PROGRAMMING NOTE: Iglesias and PawSox manager Gary DiSarcina will join Down on the Farm this week to discuss managing a player’s expectations when he’s sent down to the minors after a notable run of big league success. The show will air on Sunday from 8:30-9 a.m. on WEEI and WEEI.com; for complete podcasts of the show, visit weei.com/podcast. Read the rest of this entry »
|Red Sox minor league roundup: A different start to 2013 for Matt Barnes||04.15.13 at 12:32 pm ET|
It’s April. Sometimes it takes a while for pitchers to work their way into their normal velocity, command or execution. Cold weather — particularly after leaving Florida — can require an adjustment. So, too, can life at a new level. And the first outing or two certainly fall into the category of small, and potentially meaningless, sample.
It’s necessary to consider that context when looking at the performance of Matt Barnes in his first two starts with Double-A Portland. Nonetheless, because the right-hander got off to such an incredible start in 2012, his difficult initial turns of the rotation with the Sea Dogs are perhaps more notable than they might be for another player.
It’s worth recalling that Barnes enjoyed the most dominant stretch in all of minor league baseball at the start of last year. At a level where he should have dominated — given his age, stuff and college experience, Barnes was primed for considerable success in the Single-A South Atlantic League — he put up Nintendo numbers, with 42 strikeouts, four walks and a 0.34 ERA in 26 2/3 innings spanning five starts with Greenville. That, of course, resulted in a promotion in the first month to High-A Salem, where Barnes likewise buzzed through opposing lineups for eight starts before hitting a wall that challenged him in the second half. Read the rest of this entry »
|Red Sox Minor League Notes: Intriguing Double-A rotation, Garin Cecchini’s growth||03.13.13 at 7:33 pm ET|
FORT MYERS, Fla. — Anthony Ranaudo threw three innings in a Triple-A spring training game, showing good power on both his fastball and curveball and incorporating a few good changeups. His fastball command was initially shaky, though by his third inning of work, he was locating down in the strike zone and getting swings and misses on both his fastball and curve. Ranaudo is expected to open the year in Double-A.
Here’s some of WEEI.com’s Zapruder footage of Ranaudo’s first inning of work on Wednesday:
– The Double-A Portland rotation will be a prospect-laden one. While not set in stone, a team official said that 2011 first-rounder Matt Barnes is expected to open the season in Double-A Portland after going 7-5 with a 2.86 ERA in Single-A Greenville and High-A Salem last season. Barnes struggled at the end of 2012, finishing the year with Salem with a 3.58 ERA, but the Sox chalked up most of those late-season struggles to the challenges presented by a pitcher’s first full pro season.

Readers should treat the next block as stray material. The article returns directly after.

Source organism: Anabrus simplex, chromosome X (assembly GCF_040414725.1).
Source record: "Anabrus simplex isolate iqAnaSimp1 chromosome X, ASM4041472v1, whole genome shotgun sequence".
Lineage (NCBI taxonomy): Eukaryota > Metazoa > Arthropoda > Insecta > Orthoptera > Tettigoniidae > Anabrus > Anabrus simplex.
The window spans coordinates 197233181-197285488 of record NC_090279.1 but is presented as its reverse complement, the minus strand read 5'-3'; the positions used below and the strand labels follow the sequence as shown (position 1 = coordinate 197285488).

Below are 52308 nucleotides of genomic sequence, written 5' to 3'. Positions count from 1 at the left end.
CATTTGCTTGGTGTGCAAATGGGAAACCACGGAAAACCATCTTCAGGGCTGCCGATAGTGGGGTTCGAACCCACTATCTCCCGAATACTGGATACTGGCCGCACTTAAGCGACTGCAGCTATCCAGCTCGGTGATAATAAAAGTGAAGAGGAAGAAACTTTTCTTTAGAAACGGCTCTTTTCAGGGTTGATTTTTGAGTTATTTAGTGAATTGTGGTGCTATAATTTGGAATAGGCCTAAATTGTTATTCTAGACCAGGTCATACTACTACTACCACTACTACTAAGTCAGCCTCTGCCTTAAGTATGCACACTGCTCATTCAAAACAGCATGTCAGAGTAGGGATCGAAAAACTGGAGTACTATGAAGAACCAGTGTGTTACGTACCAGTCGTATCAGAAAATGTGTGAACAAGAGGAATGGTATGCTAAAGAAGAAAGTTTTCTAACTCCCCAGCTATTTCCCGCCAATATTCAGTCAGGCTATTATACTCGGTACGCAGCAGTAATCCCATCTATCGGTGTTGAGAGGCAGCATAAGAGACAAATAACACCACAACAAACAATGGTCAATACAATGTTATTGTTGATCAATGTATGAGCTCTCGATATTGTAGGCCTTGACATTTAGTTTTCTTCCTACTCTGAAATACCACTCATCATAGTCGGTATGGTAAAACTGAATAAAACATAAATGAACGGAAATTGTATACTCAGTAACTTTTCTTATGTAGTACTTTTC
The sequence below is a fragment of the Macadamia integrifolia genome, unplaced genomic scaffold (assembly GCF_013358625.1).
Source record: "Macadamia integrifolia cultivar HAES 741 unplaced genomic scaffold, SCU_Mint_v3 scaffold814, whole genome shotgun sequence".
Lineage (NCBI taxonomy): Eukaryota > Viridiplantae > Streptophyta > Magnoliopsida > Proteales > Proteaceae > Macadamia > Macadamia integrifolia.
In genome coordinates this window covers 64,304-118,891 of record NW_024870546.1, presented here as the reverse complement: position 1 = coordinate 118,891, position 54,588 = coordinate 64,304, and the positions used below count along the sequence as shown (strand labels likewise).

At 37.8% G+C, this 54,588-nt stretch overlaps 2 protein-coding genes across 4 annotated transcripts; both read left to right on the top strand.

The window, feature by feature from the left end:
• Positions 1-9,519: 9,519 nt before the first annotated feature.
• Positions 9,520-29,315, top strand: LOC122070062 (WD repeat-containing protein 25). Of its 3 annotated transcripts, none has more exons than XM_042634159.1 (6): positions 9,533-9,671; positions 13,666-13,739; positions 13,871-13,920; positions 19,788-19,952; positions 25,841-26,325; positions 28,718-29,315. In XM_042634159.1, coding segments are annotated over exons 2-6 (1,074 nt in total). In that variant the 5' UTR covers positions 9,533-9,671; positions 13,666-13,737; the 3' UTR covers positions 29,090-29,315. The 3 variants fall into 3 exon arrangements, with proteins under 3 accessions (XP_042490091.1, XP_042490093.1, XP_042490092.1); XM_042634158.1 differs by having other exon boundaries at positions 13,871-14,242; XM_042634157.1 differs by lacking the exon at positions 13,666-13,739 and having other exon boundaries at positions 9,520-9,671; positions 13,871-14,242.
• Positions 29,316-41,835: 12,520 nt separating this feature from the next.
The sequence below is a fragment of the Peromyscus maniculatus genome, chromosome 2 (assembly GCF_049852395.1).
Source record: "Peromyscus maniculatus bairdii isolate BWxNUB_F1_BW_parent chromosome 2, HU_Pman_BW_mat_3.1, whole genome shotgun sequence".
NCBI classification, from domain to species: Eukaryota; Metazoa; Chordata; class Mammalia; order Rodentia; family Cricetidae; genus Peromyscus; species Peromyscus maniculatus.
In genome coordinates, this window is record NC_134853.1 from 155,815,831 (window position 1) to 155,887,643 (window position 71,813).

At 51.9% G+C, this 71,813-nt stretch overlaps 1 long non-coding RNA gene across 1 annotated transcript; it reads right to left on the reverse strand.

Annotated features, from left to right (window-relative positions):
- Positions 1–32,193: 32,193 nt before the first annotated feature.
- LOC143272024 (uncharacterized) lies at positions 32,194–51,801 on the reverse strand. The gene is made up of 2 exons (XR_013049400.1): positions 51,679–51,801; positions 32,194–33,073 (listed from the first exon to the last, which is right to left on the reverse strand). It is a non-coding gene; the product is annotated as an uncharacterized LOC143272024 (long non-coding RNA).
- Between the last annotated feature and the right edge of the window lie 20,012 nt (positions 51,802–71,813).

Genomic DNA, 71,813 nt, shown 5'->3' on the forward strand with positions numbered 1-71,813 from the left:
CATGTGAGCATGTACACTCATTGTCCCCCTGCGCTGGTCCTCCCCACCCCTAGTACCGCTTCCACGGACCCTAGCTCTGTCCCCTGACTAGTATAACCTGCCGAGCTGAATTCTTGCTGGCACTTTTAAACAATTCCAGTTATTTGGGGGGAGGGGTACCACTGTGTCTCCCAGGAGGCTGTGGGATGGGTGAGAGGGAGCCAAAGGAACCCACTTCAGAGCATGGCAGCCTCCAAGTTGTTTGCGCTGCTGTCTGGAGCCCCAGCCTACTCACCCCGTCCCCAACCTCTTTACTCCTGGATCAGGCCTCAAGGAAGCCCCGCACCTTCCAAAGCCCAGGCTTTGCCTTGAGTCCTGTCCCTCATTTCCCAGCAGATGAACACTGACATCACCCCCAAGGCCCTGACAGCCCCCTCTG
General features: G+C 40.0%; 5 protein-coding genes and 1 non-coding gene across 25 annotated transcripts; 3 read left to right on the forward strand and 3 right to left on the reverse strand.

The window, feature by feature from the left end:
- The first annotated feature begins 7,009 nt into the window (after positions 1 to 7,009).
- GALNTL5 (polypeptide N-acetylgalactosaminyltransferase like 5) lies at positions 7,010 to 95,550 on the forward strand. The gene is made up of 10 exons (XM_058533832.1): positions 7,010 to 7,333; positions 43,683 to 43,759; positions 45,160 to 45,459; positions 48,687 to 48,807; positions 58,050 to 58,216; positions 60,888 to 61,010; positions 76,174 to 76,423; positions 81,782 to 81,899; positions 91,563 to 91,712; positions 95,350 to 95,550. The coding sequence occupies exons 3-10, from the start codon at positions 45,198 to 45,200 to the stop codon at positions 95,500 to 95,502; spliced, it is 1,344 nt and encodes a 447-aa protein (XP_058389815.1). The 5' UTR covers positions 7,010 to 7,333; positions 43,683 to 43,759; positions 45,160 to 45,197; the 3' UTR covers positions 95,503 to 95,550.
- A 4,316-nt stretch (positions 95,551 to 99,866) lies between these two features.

Read the rest of this entry »
|Xander Bogaerts, Jackie Bradley among five Red Sox prospects in Baseball America’s top 100||02.19.13 at 11:48 pm ET|
Baseball America named five Red Sox prospects among its top 100 in the game, with shortstop Xander Bogaerts leading the way at No. 8. The Sox joined the Cardinals as the only two organizations with four or more prospects ranked among the top 50. A look at the Sox’ prospects who landed in the top 100 with a snippet from the publication’s evaluation of each (with one disclaimer: Rubby De La Rosa, a highly regarded right-hander, was not eligible because of the number of innings he accumulated in the big leagues in 2011 with the Dodgers):
No. 8: Xander Bogaerts, SS, 20 years old
Bogaerts ranked as the top power hitting prospect and top athlete in the Sox system. He’s expected to start the coming year in Double-A Portland. Though the Sox believe that Bogaerts can remain at short for the season to come (and perhaps beyond) despite a powerful frame that seems more typically suited for a corner position, he’s getting his first exposure to third base right now in preparation for the World Baseball Classic.
Outlook: “Bogaerts likely will open 2013 in Double-A to focus on his plate discipline, but Boston has had a hard time holding him back. He easily could hit his way to Triple-A Pawtucket before he turns 21. The Red Sox don’t have a clear starter at shortstop, so it’s not out of the question that he could put himself in the major league mix before the end of the season. More realistically, Bogaerts will make his Boston debut in 2014. Whether he does so at shortstop likely depends on how much slick-fielding Jose Iglesias shows at the plate between now and then.”
No. 31: Jackie Bradley Jr., CF, 22 years old
The publication named Bradley the best defensive outfielder, best outfield arm, best hitter for average and hitter with the best strike zone discipline in the Red Sox system. Read the rest of this entry »
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- Red Sox recall Iglesias, Aceves; place Victorino, Middlebrooks on DL
- Cup of Coffee: Morales sharp in rehab outing as Sea Dogs roll
- Red Sox ink veteran lefty Rafael Perez to minor league deal
- Cup of Coffee: Vazquez nearly hits for cycle in Portland’s walk-off win
- Players of the Week, May 13-19: Mookie Betts and Matt Price
- Cup of Coffee: Montas strikes out eight in Greenville loss
- SoxProspects.com Podcast #34
- ESPNBoston: De La Rosa finding his way in Pawtucket
- Cup of Coffee: Bradley, Holt shine in PawSox loss